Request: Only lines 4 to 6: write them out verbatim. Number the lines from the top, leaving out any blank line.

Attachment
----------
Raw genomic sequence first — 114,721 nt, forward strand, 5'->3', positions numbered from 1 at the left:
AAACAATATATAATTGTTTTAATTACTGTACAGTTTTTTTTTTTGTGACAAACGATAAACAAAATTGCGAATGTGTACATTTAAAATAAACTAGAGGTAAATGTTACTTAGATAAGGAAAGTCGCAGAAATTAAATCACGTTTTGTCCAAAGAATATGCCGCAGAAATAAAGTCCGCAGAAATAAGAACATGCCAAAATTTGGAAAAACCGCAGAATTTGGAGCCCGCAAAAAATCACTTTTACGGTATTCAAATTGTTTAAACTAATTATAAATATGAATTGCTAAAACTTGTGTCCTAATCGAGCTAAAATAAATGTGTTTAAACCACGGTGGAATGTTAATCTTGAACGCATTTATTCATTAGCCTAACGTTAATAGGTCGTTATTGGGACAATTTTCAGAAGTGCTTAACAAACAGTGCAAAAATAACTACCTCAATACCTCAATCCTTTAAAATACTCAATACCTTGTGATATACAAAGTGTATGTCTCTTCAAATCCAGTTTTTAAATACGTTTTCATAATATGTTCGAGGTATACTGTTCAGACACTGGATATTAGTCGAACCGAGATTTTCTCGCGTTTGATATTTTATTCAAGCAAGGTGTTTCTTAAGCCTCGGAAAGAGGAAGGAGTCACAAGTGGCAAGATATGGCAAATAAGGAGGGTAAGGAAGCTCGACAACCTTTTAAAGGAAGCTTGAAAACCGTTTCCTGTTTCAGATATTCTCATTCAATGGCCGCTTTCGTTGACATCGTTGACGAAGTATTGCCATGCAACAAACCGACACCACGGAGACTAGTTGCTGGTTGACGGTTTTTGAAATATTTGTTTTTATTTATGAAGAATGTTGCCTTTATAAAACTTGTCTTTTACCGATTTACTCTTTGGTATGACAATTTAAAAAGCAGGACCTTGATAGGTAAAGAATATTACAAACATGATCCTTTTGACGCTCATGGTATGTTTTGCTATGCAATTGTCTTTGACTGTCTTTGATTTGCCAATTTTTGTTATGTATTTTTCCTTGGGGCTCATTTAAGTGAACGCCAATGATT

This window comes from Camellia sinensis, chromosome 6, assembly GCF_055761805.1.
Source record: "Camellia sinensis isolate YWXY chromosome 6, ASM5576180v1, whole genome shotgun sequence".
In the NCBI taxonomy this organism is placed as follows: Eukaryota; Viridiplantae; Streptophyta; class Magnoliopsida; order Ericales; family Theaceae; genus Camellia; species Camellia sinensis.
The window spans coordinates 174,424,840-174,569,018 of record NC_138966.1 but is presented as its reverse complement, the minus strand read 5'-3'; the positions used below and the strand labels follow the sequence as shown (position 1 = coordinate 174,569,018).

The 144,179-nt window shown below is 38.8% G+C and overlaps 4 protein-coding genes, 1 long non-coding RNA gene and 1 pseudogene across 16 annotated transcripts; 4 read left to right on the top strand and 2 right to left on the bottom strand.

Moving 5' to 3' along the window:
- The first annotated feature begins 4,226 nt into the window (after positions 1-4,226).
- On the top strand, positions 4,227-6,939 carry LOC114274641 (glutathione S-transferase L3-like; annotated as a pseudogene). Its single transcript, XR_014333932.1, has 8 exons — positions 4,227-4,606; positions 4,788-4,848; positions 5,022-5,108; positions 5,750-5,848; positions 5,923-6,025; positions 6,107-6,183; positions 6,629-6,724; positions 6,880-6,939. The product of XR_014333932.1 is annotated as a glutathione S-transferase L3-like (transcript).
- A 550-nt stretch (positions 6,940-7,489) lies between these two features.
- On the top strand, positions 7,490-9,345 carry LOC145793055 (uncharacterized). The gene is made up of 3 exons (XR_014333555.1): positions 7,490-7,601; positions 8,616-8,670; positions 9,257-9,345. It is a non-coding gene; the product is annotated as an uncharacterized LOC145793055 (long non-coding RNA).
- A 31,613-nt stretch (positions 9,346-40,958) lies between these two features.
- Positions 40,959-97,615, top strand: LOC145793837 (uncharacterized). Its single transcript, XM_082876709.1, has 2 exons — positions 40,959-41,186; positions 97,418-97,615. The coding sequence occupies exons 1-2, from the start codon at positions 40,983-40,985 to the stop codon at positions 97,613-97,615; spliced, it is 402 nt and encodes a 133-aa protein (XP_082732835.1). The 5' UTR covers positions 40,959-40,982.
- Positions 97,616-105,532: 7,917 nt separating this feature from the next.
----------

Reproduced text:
Source record: "Camellia sinensis isolate YWXY chromosome 6, ASM5576180v1, whole genome shotgun sequence".
In the NCBI taxonomy this organism is placed as follows: Eukaryota; Viridiplantae; Streptophyta; class Magnoliopsida; order Ericales; family Theaceae; genus Camellia; species Camellia sinensis.
The window spans coordinates 174,424,840-174,569,018 of record NC_138966.1 but is presented as its reverse complement, the minus strand read 5'-3'; the positions used below and the strand labels follow the sequence as shown (position 1 = coordinate 174,569,018).